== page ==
back to blog homepage

A Must Read Analysis from Doug Kass

Doug Kass published the following article today. It sums up the current state of our economy and the investment markets much better than the RBS economic crash analysis from last week.

We continue to monitor our stop loss orders, and if we get a short-term bounce in the stock market that Doug forecasts, we will raise them accordingly to protect those gains.

mb

The Loss of (Investment) Innocence
6/23/2008 7:39 AM EDT

We now face the aftermath of a bygone credit cycle gone ballistic.

“I used to be Snow White — but I drifted.”

— Mae West

It’s innocence when it charms us, ignorance when it doesn’t.

For over two decades, with the possible exception of the aftermath of the speculative bubble of the late 1990s, equity investors have been comforted by the notion that nearly every dip has been a buying opportunity as the U.S. economy has typically recovered relatively swiftly from economic and credit, geopolitical, systemic and assorted exogenous shocks. And for over two decades, fixed-income investors have been comforted by the tailwind of disinflationary influences, which provided excellent absolute and relative returns in bonds.

Stated simply — similar to Edith Wharton’s brilliant The Age of Innocence, when “being was better than doing” — stocks and bonds were no-brainers to most. After all, investors’ intermediate- to longer-term experiences in the capital markets were universally solid.

The media insisted that investors buy stocks and bonds for the long run as the sky was the limit. Even James Glassman and Kevin Hassett’s Dow 36,000: The New Strategy for Profiting From the Coming Rise in the Stock Market seemed within reach.

“Here’s another fine mess you have gotten me into.”

— Ollie (Laurel and Hardy)

As we entered the New Millennium, the U.S.’s economic moorings became unanchored as unprecedented low levels of interest rates produced a second wave of speculation in housing and daytrading in homes replaced the daytrading in stocks. The generous availability of low-cost capital and debt formed the foundation of an unprecedented boom in consumer borrowing, a massive spending binge and a desperate institutional search for yields.

A shadow banking industry emerged as the helter skelter move into derivative products (which were unregulated, unwieldy and intentionally seemed to circumvent banking capital requirements) rapidly materialized. And an eager hedge fund community joined the happy hour of leveraging while unquestioning investors seemed to sanction the generation of common returns that were produced by taking uncommon risks.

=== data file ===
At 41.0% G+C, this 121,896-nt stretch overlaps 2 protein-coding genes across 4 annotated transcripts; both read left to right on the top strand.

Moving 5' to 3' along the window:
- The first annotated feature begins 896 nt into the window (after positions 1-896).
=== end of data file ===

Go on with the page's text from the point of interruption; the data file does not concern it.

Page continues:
At the epicenter of the leverage was the housing market, which was confidently embraced by owner non-occupied investors, who stretched housing prices and affordability (home prices divided by household incomes) to unsustainable levels. Expectations of a long, uninterrupted boom in residential real estate became the newest paradigm.

Generally speaking, the availability of cheap credit made the notion of debt more acceptable and institutionalized leverage, serving to enrich a small cabal of originators who sliced and diced housing mortgage products. With the benefit of hindsight, however, it is clear that the mass marketing of debt began to poison the world’s financial system.

“All for one! One for all! Every man for himself!”

The Three Stooges, “Restless Knights” (1935)

That was then and this is now.

Last week, we saw a tsunami of selling, which was in marked contrast to my expectations for some stability.

We now face the aftermath of a bygone credit cycle gone ballistic. The world’s financial system is, to some important degree, crippled and in a workout mode now. In all likelihood, the pendulum of credit will swing to an opposite extreme, and availability (the lifeblood of economic growth) will become dear, which is in marked contrast to the freewheeling decade of the past.

Regardless of short-term direction, we continue to be in an investing environment that argues in favor of erring on the side of conservatism. Most should maintain smaller-than-typical investing/trading positions and should keep conviction on the back burner.

The experience of the last 12 months has exacted a toll on investors. Household net worths have taken a hit from the depreciation in stock and home values, confidence in our politicians and corporations (especially of a financial kind) have rarely been lower, and, importantly, investors’ innocence has been lost.

While, at some point (maybe sooner than later), the equity markets will rally from the current oversold readings, an extended period of investor disinterest and apathy seems likely to follow.